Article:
The COVID-19 pandemic has forced people around the world to cope with unprecedented and unknown circumstances. Amidst the global coronavirus outbreak, Alexi Pappas—a Greek American, 2016 Olympian, actor, writer and Greek national record holder in the 10,000 meters—is currently training across the Atlantic for the 2020 Olympics in Tokyo.
On the day that mass gatherings were banned and public spaces were shuttered, my coach and I arrived at our regular track facility in the port city of Patras, Greece, to find the doors locked. Amid the coronavirus pandemic, we understood that this was for our community’s safety, but there was still a moment of frustration—nearly everything in my normal routine was thrown into disarray.
In his unsteady English, my coach was swift to respond: “There are many ways to make an athlete hurt,” he said. What he meant is that we didn’t need a track to run. All we really needed were our shoes and a trail.
We drove an hour outside the city to a sweeping ancient national forest in Kalogria, where towering cone and fuchsia-colored myrtle trees meet the sea. Umbrella pines and vibrant wildflowers trace miles and miles of soft trails, which sometimes seem dramatic, completely shaded by the trees, and other times celestial, opening up into bright grasslands.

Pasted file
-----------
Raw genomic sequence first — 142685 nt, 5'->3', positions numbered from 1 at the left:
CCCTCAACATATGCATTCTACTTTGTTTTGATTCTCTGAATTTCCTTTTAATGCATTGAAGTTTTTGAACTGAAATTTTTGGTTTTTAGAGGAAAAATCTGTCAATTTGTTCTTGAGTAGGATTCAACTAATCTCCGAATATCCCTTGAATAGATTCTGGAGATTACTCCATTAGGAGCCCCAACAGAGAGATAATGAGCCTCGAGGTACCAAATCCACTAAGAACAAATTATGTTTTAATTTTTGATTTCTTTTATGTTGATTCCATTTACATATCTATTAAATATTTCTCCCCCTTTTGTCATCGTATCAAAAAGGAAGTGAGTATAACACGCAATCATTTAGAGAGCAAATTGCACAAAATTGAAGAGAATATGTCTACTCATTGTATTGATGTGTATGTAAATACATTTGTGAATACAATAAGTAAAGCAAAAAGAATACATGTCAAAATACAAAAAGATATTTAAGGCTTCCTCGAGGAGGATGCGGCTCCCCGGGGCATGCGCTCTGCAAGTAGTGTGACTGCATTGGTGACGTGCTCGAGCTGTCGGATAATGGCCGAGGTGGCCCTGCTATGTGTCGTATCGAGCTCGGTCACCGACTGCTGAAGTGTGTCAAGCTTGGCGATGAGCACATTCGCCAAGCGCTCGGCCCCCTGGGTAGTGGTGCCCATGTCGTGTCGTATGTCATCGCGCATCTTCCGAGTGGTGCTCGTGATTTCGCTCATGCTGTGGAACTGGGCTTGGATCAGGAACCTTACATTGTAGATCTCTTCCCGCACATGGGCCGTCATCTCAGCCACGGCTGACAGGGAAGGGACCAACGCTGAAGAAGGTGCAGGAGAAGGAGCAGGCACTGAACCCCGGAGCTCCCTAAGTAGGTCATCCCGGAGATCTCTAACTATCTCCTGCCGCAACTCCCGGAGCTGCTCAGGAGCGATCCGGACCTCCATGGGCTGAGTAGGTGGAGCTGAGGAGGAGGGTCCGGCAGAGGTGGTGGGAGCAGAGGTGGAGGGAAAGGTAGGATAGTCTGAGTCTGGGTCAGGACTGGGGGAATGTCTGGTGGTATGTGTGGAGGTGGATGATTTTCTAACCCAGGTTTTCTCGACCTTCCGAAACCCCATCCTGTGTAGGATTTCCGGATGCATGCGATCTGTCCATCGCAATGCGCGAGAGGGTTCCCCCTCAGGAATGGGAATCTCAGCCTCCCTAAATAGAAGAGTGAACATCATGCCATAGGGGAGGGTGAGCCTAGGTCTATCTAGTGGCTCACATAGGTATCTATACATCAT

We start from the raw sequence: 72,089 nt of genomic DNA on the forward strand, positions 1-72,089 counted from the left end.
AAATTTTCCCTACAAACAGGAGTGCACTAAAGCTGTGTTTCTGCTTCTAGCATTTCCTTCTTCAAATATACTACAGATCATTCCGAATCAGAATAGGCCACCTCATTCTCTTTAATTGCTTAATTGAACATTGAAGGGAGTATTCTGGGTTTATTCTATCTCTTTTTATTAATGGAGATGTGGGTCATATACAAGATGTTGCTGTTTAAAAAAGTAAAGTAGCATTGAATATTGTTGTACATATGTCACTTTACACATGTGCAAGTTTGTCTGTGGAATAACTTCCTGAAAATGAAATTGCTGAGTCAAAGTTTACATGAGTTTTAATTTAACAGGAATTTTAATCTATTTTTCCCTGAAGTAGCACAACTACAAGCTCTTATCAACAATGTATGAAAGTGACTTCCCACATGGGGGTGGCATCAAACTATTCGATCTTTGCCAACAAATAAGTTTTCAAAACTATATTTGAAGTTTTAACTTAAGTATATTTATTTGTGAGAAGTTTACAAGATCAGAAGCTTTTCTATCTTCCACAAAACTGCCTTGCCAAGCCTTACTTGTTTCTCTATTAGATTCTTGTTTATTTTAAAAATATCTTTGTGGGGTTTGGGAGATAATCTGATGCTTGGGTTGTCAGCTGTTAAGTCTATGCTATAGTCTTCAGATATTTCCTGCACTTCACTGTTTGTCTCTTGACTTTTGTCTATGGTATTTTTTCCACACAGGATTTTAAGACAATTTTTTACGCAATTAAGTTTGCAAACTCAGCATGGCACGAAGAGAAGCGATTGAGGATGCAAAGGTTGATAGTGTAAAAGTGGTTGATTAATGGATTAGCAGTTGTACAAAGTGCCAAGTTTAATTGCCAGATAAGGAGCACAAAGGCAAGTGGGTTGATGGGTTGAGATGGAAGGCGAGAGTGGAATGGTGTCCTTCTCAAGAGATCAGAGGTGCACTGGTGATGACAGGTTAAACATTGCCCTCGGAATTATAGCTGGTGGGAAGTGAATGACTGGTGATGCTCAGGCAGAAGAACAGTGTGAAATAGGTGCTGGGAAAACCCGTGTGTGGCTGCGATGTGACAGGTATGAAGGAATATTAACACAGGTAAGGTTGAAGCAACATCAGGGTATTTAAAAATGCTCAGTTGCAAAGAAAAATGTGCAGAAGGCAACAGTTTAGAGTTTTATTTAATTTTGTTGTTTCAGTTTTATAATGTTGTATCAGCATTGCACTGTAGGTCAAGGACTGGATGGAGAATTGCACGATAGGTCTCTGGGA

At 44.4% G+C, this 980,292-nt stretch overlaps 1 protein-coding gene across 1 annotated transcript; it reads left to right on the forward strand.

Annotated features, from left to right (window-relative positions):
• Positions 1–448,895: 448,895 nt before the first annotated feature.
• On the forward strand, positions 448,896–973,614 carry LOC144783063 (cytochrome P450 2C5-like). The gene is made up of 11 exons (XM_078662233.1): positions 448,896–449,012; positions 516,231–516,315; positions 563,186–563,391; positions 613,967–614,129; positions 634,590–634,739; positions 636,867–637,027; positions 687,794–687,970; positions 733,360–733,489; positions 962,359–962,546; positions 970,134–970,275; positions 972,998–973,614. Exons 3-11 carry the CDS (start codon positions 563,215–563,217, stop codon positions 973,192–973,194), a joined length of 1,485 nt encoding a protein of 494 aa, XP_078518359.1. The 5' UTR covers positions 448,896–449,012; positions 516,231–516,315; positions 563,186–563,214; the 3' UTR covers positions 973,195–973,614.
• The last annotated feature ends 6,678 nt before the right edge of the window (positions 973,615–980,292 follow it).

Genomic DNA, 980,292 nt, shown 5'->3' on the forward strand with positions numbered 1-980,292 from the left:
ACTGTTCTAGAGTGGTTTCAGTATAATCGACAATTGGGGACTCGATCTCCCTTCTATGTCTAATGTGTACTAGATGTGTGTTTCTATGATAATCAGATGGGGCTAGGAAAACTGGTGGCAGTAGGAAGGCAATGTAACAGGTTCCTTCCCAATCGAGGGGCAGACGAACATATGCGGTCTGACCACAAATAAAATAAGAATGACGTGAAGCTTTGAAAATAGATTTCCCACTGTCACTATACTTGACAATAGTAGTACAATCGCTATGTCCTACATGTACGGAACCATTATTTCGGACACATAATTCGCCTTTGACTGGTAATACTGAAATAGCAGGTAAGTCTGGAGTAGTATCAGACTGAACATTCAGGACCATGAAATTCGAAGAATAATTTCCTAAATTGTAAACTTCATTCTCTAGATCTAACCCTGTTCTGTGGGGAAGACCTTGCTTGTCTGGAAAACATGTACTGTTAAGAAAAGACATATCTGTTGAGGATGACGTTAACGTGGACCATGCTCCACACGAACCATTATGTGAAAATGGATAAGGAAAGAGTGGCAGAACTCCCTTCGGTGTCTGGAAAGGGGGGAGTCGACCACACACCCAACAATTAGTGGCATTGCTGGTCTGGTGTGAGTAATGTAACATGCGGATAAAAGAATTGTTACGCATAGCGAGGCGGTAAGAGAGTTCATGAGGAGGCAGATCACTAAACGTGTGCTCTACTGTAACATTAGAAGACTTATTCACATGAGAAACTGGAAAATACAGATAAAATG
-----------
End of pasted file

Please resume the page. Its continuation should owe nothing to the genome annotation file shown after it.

As I began my run and marveled at the beauty around me, that familiar Zen-like feeling set in, the one that so many runners, novice or otherwise, know and love. With each breath and each step, the Grecian woods reminded me of the trails I grew up running on in the Bay Area—woody and moist and wet, like autumn, when your feet sink into mud speckled with pine needles and teeming with life. The strong scent of the forest, more than anything, invoked the feeling home.
It felt like a respite from the upheaval of the world around me.
The COVID-19 pandemic has forced all of us, maybe for the first time in our lives, to confront the reality that nobody, not even those in charge, can control what is going to happen tomorrow.
I am away from my husband and family in California for much longer than I anticipated to be. In February, I booked a one-way ticket to Greece to train for a few weeks before attempting to run the Olympic qualifying time in the marathon (2:29 for women) under the Greek flag for Tokyo 2020. Now, everything has changed. It is not safe, encouraged, responsible or permitted to travel. My loved ones cannot visit me across the Atlantic, and I cannot go see them, at least not for a while. The qualifying races I planned on competing in have been canceled, and as of Tuesday, the Tokyo 2020 Olympics have been postponed to 2021. Like thousands of Olympic hopefuls, I await updates from the IOC daily.